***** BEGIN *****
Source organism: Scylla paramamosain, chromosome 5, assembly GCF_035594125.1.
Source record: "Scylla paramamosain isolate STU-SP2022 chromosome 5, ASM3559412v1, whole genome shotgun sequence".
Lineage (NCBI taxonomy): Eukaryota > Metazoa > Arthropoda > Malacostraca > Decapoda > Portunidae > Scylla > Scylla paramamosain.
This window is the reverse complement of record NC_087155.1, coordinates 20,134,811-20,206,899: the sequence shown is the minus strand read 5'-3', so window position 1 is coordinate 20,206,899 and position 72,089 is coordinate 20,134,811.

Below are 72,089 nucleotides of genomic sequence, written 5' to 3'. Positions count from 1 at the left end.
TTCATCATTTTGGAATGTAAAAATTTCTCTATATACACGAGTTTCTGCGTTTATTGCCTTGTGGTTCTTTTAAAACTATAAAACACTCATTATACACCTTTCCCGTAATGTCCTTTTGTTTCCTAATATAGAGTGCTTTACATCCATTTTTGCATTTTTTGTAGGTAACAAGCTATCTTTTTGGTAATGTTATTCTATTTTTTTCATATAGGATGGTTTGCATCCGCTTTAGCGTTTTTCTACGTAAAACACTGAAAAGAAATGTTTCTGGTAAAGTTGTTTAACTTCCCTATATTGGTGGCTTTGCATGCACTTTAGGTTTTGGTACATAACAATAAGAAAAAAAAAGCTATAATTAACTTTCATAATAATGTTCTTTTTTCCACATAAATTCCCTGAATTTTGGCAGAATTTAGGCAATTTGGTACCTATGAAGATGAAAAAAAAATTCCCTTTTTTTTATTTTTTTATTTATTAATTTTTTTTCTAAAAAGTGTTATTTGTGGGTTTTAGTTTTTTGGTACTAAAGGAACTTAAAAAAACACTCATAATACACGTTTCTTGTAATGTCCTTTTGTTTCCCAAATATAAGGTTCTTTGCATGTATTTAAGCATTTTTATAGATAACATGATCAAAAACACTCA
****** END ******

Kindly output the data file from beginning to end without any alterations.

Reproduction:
Source organism: Scylla paramamosain, chromosome 5, assembly GCF_035594125.1.
Source record: "Scylla paramamosain isolate STU-SP2022 chromosome 5, ASM3559412v1, whole genome shotgun sequence".
Lineage (NCBI taxonomy): Eukaryota > Metazoa > Arthropoda > Malacostraca > Decapoda > Portunidae > Scylla > Scylla paramamosain.
This window is the reverse complement of record NC_087155.1, coordinates 20,134,811-20,206,899: the sequence shown is the minus strand read 5'-3', so window position 1 is coordinate 20,206,899 and position 72,089 is coordinate 20,134,811.

Below are 72,089 nucleotides of genomic sequence, written 5' to 3'. Positions count from 1 at the left end.
TTCATCATTTTGGAATGTAAAAATTTCTCTATATACACGAGTTTCTGCGTTTATTGCCTTGTGGTTCTTTTAAAACTATAAAACACTCATTATACACCTTTCCCGTAATGTCCTTTTGTTTCCTAATATAGAGTGCTTTACATCCATTTTTGCATTTTTTGTAGGTAACAAGCTATCTTTTTGGTAATGTTATTCTATTTTTTTCATATAGGATGGTTTGCATCCGCTTTAGCGTTTTTCTACGTAAAACACTGAAAAGAAATGTTTCTGGTAAAGTTGTTTAACTTCCCTATATTGGTGGCTTTGCATGCACTTTAGGTTTTGGTACATAACAATAAGAAAAAAAAAGCTATAATTAACTTTCATAATAATGTTCTTTTTTCCACATAAATTCCCTGAATTTTGGCAGAATTTAGGCAATTTGGTACCTATGAAGATGAAAAAAAAATTCCCTTTTTTTTATTTTTTTATTTATTAATTTTTTTTCTAAAAAGTGTTATTTGTGGGTTTTAGTTTTTTGGTACTAAAGGAACTTAAAAAAACACTCATAATACACGTTTCTTGTAATGTCCTTTTGTTTCCCAAATATAAGGTTCTTTGCATGTATTTAAGCATTTTTATAGATAACATGATCAAAAACACTCA